Lightroom Presets Guide

I love Lightroom and its speed when I’m working with hundreds or thousands of image projects at a time. It definitely has that edge over RAW converters, especially if you’re using excellent presets along the way. Adobe Lightroom Presets are a one-click feature that applies a certain type of styling over any number of selected photos.

In this comprehensive guide, we’ll show you how to create and install your very own presets, save your favorites, and organize them for a smoother, more efficient batch workflow. We’ll also teach you how to update your existing presets and remove some of the things you won’t need.

Why Should You Use Presets?

Imagine having to do up to 3 actions to get to the certain image style that you need. Now, imagine just clicking on one of the presets you have stored in Lightroom to achieve the same effect. The tedious task of setting up the same styling has now become easier, thanks to presets.

Adobe may have designed their software for maximum efficiency, but the problem is that there are simply too many settings to choose from. On the plus side, you’ll have access to a wide variety of photo effects for your images. On the downside, it could be too much to memorize the exact tickboxes should you want to achieve one particular effect. This is why presets were made.

Presets are Lightroom files that have specific stylings for images that you can call upon. For example, you can have a preset that changes the image temperature to that of 7300k degrees. You can have one that would adjust the Exposure to a +1,15. These are just some of the most basic preset functions one can create. If you wish, you can have a preset that changes one or more photo effect such as Color Luminance, Tone Curve, Blacks, Vibrance, Highlights, Temperature, Grain and Vignetting. And that’s just the tip of the whole Lightroom iceberg!

Presets can do all of that with just one click of the mouse. You can be efficient and spend the time on more important matters instead of having to manually create the stylings you want for your photos.

How Do I Create Presets?

Adobe Lightroom has become the go-to software for editing images that the internet is simply flooded with user-made presets. These presets can be downloaded and saved on your computer for later use. There are free presets and preset packs that can be bought. You’d be surprised at the huge number of available presets out on the web! For Lightroom users looking for professional colored or black & white presets, there’s the pro-made preset that you can buy for a fee. The price ranges from a few dollars to a hundred or so for the more comprehensive ones.

So how do you know when to buy or save presets? It’s a matter of personal preference. If you have the know-how to create presets that perfectly suit your needs, then you won’t have to download or buy presets off the web. If you’re pressed for time and have come across a great presets package that gives you all you need, then it may be wiser to buy it than having to recreate each one on your own. A pack or two of the best presets can save you precious time, and is worth the investment in the long run.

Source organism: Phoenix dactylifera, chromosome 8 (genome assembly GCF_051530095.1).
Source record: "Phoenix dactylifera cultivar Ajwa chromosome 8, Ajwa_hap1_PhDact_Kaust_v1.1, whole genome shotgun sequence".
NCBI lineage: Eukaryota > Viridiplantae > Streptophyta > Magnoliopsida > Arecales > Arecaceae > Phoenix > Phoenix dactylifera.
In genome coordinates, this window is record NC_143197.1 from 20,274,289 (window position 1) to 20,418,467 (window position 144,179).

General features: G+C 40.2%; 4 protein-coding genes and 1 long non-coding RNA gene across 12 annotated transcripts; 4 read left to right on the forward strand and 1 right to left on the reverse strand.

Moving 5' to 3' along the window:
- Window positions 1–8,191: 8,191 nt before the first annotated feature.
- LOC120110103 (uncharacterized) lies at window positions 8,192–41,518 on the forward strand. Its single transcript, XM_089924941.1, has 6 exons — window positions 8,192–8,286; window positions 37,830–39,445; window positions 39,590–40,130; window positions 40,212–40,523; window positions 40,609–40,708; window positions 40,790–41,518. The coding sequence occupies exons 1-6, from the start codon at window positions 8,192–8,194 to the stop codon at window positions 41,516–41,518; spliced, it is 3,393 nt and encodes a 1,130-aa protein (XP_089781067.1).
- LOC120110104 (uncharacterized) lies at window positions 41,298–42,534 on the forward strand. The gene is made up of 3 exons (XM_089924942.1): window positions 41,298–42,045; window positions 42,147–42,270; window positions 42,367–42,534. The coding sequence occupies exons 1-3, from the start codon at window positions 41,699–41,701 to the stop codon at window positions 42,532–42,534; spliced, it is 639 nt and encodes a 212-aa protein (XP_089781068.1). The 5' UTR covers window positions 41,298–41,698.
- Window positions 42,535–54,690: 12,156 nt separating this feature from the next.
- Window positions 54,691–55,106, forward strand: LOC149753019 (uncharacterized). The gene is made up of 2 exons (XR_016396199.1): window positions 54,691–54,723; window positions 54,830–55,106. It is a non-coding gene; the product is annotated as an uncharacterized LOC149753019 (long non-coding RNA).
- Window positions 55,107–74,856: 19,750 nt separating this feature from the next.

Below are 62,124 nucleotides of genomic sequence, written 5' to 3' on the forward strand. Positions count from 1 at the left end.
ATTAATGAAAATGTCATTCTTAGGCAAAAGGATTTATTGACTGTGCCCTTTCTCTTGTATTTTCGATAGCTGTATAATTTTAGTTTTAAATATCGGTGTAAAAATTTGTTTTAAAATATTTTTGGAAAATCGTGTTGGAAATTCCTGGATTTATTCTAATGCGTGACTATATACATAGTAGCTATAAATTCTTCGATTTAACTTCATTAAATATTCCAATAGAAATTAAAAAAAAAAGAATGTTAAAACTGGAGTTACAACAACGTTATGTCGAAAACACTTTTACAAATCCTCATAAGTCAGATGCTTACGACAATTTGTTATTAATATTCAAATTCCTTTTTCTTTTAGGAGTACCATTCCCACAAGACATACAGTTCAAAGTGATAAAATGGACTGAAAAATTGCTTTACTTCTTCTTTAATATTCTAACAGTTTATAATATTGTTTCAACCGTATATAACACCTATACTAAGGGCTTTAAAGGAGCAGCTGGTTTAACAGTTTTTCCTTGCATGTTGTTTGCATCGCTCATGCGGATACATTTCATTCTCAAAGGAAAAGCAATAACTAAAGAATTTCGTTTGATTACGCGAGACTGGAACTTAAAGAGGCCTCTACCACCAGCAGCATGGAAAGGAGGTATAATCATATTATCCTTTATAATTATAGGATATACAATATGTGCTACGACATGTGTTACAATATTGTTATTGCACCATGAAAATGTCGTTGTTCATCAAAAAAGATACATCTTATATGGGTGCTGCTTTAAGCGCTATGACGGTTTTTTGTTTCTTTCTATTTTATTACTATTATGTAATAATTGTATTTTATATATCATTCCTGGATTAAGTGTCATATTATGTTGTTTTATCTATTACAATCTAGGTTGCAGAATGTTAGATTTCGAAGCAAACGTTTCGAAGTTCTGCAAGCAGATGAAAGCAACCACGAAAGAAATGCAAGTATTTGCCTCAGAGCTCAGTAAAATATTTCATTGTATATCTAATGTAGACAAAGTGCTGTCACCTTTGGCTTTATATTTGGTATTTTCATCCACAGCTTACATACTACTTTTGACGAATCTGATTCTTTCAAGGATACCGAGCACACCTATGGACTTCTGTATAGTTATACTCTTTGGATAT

When buying presets, it would be best to inspect the sample photos shown by the author. From there, you can decide if the presets are still worth it or not. Then, you’d want to see if the presets are compatible with your version of Lightroom. Buying Lightroom 3 presets for a Lightroom 4 version won’t do you good.

You can strike the perfect balance when you create your preferred presets as you have spare time, then buying or downloading the ones you need for a particular project. Some of these presets are really advanced and it would take a while to make them. The more expensive presets are priced for a reason- it’s hard to capture the look without having to do a lot of research and spend a good deal of time.

Which Settings Can Be Saved Into Presets?

Here’s a list of settings you can tweak to save to a preset:

  • Basic tone – Adobe will ask you if you want to adjust Contrast, Shadows, Black or White Clipping, Exposure or all of them at once. If for example you put in Shadows at 0 and create a preset from it, then apply it to an edited image with a Shadow at 1, then the preset of Shadow 0 will override what you did in the initial editing.
  • Clarity – You’ll have the option to slide to a preferred value when you adjust the Clarity settings.
  • Graduated Filters – In this option you can choose whether to apply any Graduated Filter information to the images you selected. If the edited photo has Graduated Filter but the preset doesn’t have it, then the filters will not be removed before the preset is applied. If you check Graduated Filters on the preset and a different one was applied to the edited image, then the subsequent filter will be replaced by the Graduated Filter specified in the preset.
  • Effects – Here you can choose whether you want to apply Grain or Vignettes, or both to your selected images.
  • Calibration – Enabling this setting will change the Profile set in the Calibration tab. If unticked, then the standard profile will be used unless you change it before applying presets.
  • Auto Tone – Lightroom will apply Auto Tone to the selected images if you have this ticked on. Whites and Blacks, Shadows, Highlights, Contrast and Exposure will be updated.
  • Tone Curve – Changing this setting will apply the specified tone curve to the selected photos.
  • Sharpening – You get to slide the Sharpening setting to a preferred value. This can be found on the Basic tab.
  • Color – The Basic tab will show you how you can change Vibrance and/or Saturation settings. You can see Color Adjustments in the Color/HSL/B&W tab. You can change one or all of them as you wish.
  • Noise Reduction – Ticking this box will adjust the Color and/or Luminance noise reduction. You can check this setting and leave it at default, which will change the final image and overwrite any styling you may have done with it.